Lens opacities after nonmechanical versus mechanical corneal trephination for keratoplasty in keratoconus

Ashley Behrens, Berthold Seitz, Achim Langenbucher, Murat M. Kus, Michael Küchle, Gottfried O H Naumann

Research output: Contribution to journalArticle

Abstract

Purpose: To compare the lens opacity formation after penetrating keratoplasty (PKP) using nonmechanical excimer laser corneal trephination and mechanical motor trephination. Setting: University Eye Clinic, University of Erlangen-Nunberg, Erlangen, Germany. Methods: Ninety-six patients with keratoconus (96 eyes) and clear crystalline lenses were randomiy assigned to the nonmechanical trephination (NMT) group (n = 46; 35 men; mean age 38.2 years ± 10.8 [SD]) or the mechanical trephination (MT) group (n = 50; 35 men; mean age 34.4 ± 9.0 years). Suturing and postoperative treatment were identical. Dilated pupil biomicroscopy and slitlamp lens photography were performed preoperatively and postoperatively at 3 month intervals. Opacities were identified as cortical, nuclear, and posterior subcapsular and graded from 1 (mild) to 3 (severe). Results: Mean follow-up in the NMT/MT group was 3.2 ± 1.3 years/3.4 ± 1.1 years. Overall, incident opacities appeared in 23.9%/32.0% of eyes (4.3%/6.0% cortical; 19.6%/26.0% posterior subcapsular; 0%/0% nuclear) (P = .833). All cortical opacities in both groups were grade 1; posterior subcapsular opacities were grade 1 in 66.6%/61.5% of eyes and grade 2 in 22.2%/30.8% of eyes. One patient in each group presented grade 3 posterior subcapsular opacities. No differences between trephination methods were seen in a 5 year Kaplan-Meier cumulative 2risk of lens opacity formation (P = .763 cortical, P = .530 posterior subcapsular). Conclusion: In addition to its optical advantages, nonmechanical corneal trephination appears to have no adverse impact on cataract formation after PKP for keratoconus. (C) 2000 ASCRS and ESCRS.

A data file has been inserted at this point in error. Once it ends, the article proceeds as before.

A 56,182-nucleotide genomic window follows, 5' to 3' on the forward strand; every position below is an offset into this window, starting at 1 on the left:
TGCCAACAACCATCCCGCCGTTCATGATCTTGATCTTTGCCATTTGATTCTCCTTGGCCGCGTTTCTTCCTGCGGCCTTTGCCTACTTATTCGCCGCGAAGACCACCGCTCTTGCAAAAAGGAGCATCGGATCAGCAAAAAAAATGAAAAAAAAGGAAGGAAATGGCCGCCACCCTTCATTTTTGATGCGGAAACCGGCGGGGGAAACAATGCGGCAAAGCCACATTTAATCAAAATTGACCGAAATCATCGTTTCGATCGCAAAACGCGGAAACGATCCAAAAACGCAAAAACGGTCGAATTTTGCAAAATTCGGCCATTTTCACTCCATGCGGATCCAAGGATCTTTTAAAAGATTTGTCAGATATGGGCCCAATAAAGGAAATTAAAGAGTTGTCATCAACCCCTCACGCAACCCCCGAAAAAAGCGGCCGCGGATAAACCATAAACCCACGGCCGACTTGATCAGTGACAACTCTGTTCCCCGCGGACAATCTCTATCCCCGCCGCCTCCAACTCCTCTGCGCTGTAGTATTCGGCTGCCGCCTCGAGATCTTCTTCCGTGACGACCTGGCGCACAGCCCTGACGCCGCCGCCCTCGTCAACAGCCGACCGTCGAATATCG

Original languageEnglish (US)
Pages (from-to)1605-1611
Number of pages7
JournalJournal of Cataract and Refractive Surgery
Volume26
Issue number11
DOIs
StatePublished - 2000
Externally publishedYes

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Trephining
Keratoconus
Corneal Transplantation
Cataract
Penetrating Keratoplasty
Naphazoline
Excimer Lasers
Crystalline Lens
Photography
Pupil
Lenses
Germany

ASJC Scopus subject areas

  • Ophthalmology

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Lens opacities after nonmechanical versus mechanical corneal trephination for keratoplasty in keratoconus. / Behrens, Ashley; Seitz, Berthold; Langenbucher, Achim; Kus, Murat M.; Küchle, Michael; Naumann, Gottfried O H.

In: Journal of Cataract and Refractive Surgery, Vol. 26, No. 11, 2000, p. 1605-1611.

Research output: Contribution to journalArticle

Behrens, Ashley ; Seitz, Berthold ; Langenbucher, Achim ; Kus, Murat M. ; Küchle, Michael ; Naumann, Gottfried O H. / Lens opacities after nonmechanical versus mechanical corneal trephination for keratoplasty in keratoconus. In: Journal of Cataract and Refractive Surgery. 2000 ; Vol. 26, No. 11. pp. 1605-1611.